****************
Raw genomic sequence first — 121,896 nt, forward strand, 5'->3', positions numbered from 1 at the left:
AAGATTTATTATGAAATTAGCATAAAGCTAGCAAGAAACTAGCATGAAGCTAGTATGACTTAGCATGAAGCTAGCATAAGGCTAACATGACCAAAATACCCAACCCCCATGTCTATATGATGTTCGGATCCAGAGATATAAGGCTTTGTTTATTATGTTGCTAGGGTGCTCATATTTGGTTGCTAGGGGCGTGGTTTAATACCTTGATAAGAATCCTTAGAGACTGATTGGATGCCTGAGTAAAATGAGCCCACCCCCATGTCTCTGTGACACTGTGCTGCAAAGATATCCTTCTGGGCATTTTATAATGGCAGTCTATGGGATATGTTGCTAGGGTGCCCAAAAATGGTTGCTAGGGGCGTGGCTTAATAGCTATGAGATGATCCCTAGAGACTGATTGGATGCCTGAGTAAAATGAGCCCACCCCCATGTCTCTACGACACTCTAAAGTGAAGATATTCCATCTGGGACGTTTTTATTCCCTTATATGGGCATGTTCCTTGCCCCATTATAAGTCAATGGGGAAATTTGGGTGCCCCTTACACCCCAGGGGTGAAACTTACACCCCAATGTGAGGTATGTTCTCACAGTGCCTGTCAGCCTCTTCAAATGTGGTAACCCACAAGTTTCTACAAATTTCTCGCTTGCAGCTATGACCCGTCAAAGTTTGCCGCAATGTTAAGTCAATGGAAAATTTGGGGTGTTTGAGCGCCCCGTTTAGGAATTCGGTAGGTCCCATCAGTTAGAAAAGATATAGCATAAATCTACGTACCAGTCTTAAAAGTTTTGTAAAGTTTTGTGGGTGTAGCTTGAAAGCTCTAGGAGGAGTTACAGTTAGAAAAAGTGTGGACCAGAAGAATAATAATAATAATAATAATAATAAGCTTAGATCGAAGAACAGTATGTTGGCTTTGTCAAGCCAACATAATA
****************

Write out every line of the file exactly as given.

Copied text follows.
Raw genomic sequence first — 121,896 nt, forward strand, 5'->3', positions numbered from 1 at the left:
AAGATTTATTATGAAATTAGCATAAAGCTAGCAAGAAACTAGCATGAAGCTAGTATGACTTAGCATGAAGCTAGCATAAGGCTAACATGACCAAAATACCCAACCCCCATGTCTATATGATGTTCGGATCCAGAGATATAAGGCTTTGTTTATTATGTTGCTAGGGTGCTCATATTTGGTTGCTAGGGGCGTGGTTTAATACCTTGATAAGAATCCTTAGAGACTGATTGGATGCCTGAGTAAAATGAGCCCACCCCCATGTCTCTGTGACACTGTGCTGCAAAGATATCCTTCTGGGCATTTTATAATGGCAGTCTATGGGATATGTTGCTAGGGTGCCCAAAAATGGTTGCTAGGGGCGTGGCTTAATAGCTATGAGATGATCCCTAGAGACTGATTGGATGCCTGAGTAAAATGAGCCCACCCCCATGTCTCTACGACACTCTAAAGTGAAGATATTCCATCTGGGACGTTTTTATTCCCTTATATGGGCATGTTCCTTGCCCCATTATAAGTCAATGGGGAAATTTGGGTGCCCCTTACACCCCAGGGGTGAAACTTACACCCCAATGTGAGGTATGTTCTCACAGTGCCTGTCAGCCTCTTCAAATGTGGTAACCCACAAGTTTCTACAAATTTCTCGCTTGCAGCTATGACCCGTCAAAGTTTGCCGCAATGTTAAGTCAATGGAAAATTTGGGGTGTTTGAGCGCCCCGTTTAGGAATTCGGTAGGTCCCATCAGTTAGAAAAGATATAGCATAAATCTACGTACCAGTCTTAAAAGTTTTGTAAAGTTTTGTGGGTGTAGCTTGAAAGCTCTAGGAGGAGTTACAGTTAGAAAAAGTGTGGACCAGAAGAATAATAATAATAATAATAATAATAAGCTTAGATCGAAGAACAGTATGTTGGCTTTGTCAAGCCAACATAATA